Campaigner David Hall, who was appointed as the interim CEO of the charity when the scandal broke in 2016, told how Kelly’s death had left many “unanswered questions”.
Mr Hall, whose primary role was to protect the services of the charity, added: “It’s always a personal tragedy when someone loses their life and it’s ironic he established a charity to help people contemplating taking their own lives.
“Mr Kelly was behind a badly-run charity where cash was misappropriated and I wonder why it took so long to bring any type of charges against him.
“I think if we had a breach of trust law relating to charities then he may have been before the courts long before now.
“The entire charitable sector was affected by this scandal because this was a charity that was providing a front-line service.
“Unfortunately his death has left a lot of many unanswered questions and he died without his activities being examined before a court of law. This case deserved some sort of conclusion.”
Kelly — who previously posed as a priest, doctor, pilot and social worker in the UK — had vowed to take his own life when he was arrested by gardai in July 2016 for his own safety.
On that occasion, his family raised concerns for his safety after he drove to Dun Laoghaire harbour.
The scammer — who established Console in honour of his sister who took her own life — travelled to the south Dublin seaside town and had threatened to drive into the harbour after his lavish lifestyle at the expense of the charity’s clients was exposed.
The investigation into Kelly’s time at the charity, which had 400 active clients, 12 full-time staff, 60 part-time staff and a 24-hour suicide helpline, was launched after the ODCE received a complaint about his financial dealings.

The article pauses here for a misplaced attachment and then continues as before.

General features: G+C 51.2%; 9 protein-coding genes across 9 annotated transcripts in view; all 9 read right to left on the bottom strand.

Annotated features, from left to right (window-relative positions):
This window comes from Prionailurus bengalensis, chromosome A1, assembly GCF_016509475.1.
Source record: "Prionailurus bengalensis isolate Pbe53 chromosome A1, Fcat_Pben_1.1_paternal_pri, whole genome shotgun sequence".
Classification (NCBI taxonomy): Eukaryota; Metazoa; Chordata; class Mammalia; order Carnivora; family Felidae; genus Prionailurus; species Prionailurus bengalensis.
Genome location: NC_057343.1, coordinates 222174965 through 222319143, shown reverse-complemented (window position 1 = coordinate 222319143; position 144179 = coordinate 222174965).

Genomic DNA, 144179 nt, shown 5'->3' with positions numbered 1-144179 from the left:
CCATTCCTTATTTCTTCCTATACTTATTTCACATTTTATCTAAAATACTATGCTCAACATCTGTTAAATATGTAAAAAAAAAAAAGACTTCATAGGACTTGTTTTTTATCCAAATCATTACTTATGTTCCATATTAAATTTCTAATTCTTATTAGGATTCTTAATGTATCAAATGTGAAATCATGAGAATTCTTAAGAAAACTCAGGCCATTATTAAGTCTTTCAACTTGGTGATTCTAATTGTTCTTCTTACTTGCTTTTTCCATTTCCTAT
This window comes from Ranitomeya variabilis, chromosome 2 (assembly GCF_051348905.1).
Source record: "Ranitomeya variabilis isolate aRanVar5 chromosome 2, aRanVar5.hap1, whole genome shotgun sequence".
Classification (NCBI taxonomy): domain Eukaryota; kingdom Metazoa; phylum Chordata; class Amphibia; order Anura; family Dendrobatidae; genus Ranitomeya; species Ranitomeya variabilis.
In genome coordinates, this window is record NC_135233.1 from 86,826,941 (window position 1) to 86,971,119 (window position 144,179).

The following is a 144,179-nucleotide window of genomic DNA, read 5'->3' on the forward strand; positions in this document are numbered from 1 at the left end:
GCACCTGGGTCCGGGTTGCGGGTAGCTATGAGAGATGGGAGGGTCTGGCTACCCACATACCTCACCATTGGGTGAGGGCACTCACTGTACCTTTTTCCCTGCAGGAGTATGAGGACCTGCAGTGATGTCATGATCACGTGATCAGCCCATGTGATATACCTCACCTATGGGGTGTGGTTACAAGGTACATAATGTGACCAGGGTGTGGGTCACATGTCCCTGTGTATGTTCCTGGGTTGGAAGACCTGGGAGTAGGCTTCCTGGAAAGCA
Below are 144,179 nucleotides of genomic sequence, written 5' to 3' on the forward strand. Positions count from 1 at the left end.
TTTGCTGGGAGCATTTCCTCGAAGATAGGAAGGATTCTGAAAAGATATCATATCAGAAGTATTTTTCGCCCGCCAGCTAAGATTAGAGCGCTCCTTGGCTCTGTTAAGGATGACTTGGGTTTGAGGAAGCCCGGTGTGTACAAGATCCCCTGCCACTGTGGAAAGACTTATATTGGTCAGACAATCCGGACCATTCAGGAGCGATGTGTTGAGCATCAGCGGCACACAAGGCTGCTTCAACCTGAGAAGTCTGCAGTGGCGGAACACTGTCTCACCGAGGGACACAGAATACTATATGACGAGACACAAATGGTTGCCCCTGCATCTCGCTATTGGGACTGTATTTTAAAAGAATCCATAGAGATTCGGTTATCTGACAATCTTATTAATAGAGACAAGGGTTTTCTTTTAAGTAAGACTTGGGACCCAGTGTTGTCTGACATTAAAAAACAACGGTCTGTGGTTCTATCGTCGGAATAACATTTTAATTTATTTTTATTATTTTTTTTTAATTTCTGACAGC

Those who were receiving counselling were later transferred to Pieta House.
Over the last three years, investigators have examined hundreds of documents and computer devices linked to his time running the charity.
Shortly after he was exposed as a schemer, he also hid over 400 files in an industrial unit.
At the time of his death, Kelly — who was also targeted by an organised crime gang in Co Kildare when his showjumping horse Ecapitola was stolen in August 2016 — was terrified of being charged.
The €40,000 brown mare, who was for his daughter Robyn, was taken from her stables by two men who were pretending to be from the Garda Criminal Assets Bureau. There have been no sightings of the horse since.
The gang also stole his Fiat 500 and it was later found burnt out.
Since the charity’s collapse in July 2016, Kelly was also forced to give up his €47,000 Mercedes CLS drive and was recently driving an old Toyota. His wife also gave up her €40,000 Audi Q5.
We previously approached him for a comment on his splurges but he refused to speak to us.
The disgraced Console founder was also ordered to hand back a 2014 People of the Year award when he was forced to resign as chief executive following the disclosure of financial irregularities.
When the scale of the spending of Kelly, his wife Patricia and son Tim was exposed, it emerged suspicions were first raised by a whistle-blower in 2008.
If you are affected by any of the issues raised in this article, please call the Samaritans on 116 123 or email firstname.lastname@example.org.